Download The New Informants: Betrayal of Confidentiality in by Christopher Bollas PDF

By Christopher Bollas

Confidentiality is likely one of the cornerstones of psychotherapy, and but this self assurance is betrayed with expanding regularity. this article makes an attempt to reply to 3 questions: how did this lack of privateness come about?; what does it suggest for scientific practice?; and what could be performed approximately it?

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Additional info for The New Informants: Betrayal of Confidentiality in Psychoanalysis and Psychotherapy

Example text

Why did the court miss Lifschutz's central point? Perhaps because he failed to support it. There is no rationale for the duty Lifschutz identi­ fied, no explanation for his claim (which is only implied) that the disclosure of one patient's confi­ dential communications causes damage to all of the therapist's other patients. The absence of such a rationale is fatal to the argument. Without it, the court simply abandons the idea of patients as a group. It rejects the notion of a right that exists independent of the patient-litigant who has waived his privacy by placing his mental condition at issue in a lawsuit: It is the depth a n d i n t i m a c y of the patients reve­ lations that give rise to the c o n c e r n over compelled disclosure; the psychotherapist, t h o u g h u n d o u b t ­ edly deeply involved i n the c o m m u n i c a t i v e treat­ ment, does not exert a significant privacy interest separate f r o m his patient.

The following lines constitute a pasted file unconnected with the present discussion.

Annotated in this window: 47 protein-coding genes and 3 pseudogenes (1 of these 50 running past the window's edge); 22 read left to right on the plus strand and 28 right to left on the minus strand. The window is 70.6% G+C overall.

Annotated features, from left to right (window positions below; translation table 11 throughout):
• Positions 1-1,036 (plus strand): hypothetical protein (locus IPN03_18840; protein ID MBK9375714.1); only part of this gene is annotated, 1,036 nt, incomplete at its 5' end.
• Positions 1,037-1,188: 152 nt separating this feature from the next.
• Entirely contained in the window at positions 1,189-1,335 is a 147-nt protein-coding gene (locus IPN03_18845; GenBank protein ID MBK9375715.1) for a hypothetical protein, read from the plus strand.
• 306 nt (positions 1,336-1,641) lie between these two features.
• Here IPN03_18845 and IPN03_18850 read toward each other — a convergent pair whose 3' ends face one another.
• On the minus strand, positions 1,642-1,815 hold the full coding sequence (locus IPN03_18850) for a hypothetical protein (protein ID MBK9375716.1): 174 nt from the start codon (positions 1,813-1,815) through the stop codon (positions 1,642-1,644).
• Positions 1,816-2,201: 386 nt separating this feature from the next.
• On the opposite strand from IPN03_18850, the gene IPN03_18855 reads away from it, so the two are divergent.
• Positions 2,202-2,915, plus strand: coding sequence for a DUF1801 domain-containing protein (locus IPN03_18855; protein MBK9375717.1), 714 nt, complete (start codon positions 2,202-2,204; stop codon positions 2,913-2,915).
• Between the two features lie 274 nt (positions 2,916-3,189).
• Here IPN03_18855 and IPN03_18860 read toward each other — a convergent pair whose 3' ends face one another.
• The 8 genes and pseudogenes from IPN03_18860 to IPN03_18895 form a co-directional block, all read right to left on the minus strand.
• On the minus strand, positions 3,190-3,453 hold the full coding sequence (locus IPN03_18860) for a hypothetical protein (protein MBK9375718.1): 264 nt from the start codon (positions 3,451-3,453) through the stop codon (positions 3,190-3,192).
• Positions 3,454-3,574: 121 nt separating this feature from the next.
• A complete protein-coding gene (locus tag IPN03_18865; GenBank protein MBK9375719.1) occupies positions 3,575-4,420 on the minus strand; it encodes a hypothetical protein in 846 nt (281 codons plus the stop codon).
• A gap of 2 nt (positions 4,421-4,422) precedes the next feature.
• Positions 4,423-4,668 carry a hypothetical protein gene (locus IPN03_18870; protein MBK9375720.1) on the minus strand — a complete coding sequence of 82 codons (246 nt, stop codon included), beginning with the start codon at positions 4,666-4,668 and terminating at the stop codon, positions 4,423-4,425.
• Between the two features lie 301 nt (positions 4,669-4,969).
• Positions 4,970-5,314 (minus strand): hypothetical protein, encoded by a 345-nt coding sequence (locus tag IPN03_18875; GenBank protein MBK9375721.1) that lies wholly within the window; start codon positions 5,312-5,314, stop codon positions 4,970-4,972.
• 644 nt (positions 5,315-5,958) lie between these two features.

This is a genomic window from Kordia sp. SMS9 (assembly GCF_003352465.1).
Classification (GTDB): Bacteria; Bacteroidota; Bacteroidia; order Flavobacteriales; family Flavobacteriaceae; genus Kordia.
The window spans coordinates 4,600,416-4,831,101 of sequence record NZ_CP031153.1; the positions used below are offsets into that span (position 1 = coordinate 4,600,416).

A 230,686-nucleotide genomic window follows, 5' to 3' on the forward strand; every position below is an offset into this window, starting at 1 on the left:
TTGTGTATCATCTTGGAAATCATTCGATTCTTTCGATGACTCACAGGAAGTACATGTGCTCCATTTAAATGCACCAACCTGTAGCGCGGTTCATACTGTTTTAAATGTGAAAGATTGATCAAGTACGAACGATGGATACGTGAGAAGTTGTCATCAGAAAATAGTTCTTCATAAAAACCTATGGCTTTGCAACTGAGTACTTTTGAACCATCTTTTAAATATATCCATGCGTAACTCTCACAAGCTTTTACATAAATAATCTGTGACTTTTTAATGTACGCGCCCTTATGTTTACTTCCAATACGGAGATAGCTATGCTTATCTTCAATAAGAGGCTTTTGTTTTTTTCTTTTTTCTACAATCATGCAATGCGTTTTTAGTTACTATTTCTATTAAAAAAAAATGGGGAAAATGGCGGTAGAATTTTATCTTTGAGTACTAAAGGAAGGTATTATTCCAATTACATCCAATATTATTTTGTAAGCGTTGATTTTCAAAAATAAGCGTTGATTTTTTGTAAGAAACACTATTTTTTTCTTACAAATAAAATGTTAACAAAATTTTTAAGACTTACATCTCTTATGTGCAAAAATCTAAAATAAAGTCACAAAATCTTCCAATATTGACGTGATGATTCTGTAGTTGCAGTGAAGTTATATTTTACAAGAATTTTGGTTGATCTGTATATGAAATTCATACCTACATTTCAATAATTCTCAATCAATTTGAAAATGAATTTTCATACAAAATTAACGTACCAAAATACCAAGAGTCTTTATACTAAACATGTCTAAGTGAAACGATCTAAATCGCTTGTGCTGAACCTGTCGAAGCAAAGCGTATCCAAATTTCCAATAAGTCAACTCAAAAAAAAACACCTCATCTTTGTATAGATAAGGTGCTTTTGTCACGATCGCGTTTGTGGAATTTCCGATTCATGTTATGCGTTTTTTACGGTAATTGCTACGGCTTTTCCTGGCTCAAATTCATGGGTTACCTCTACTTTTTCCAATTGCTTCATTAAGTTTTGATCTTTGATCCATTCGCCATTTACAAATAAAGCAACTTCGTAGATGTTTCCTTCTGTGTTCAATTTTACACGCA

The legislative record re­ veals recurrent turf wars between different profes­ sional groups and agencies, all competing for the legislative dollar and the authority and prestige that go with it. In California, one of the casualties of these wars was the discretion originally granted to physicians when they encountered evidence of abuse. " A recurrent theme in the 1978 14 15 14. Another episode in this tale unfolded recently. S. 8 million child abuse grant because the state allegedly failed to meet federal requirements.

435). For Housek, this probably means that the actual content of his treatment, ten years before the law­ suit, would remain privileged, even though the opinion indicates that final determination would be made by the trial court. To protect the patient's privacy, the trial judge might make this determi­ nation after an in camera (in chambers) hearing, out of the presence of opposing counsel and of the jury. In that setting, the patient would have to re­ veal enough information to let the judge evaluate his claim of irrelevancy to the issues of the lawsuit.

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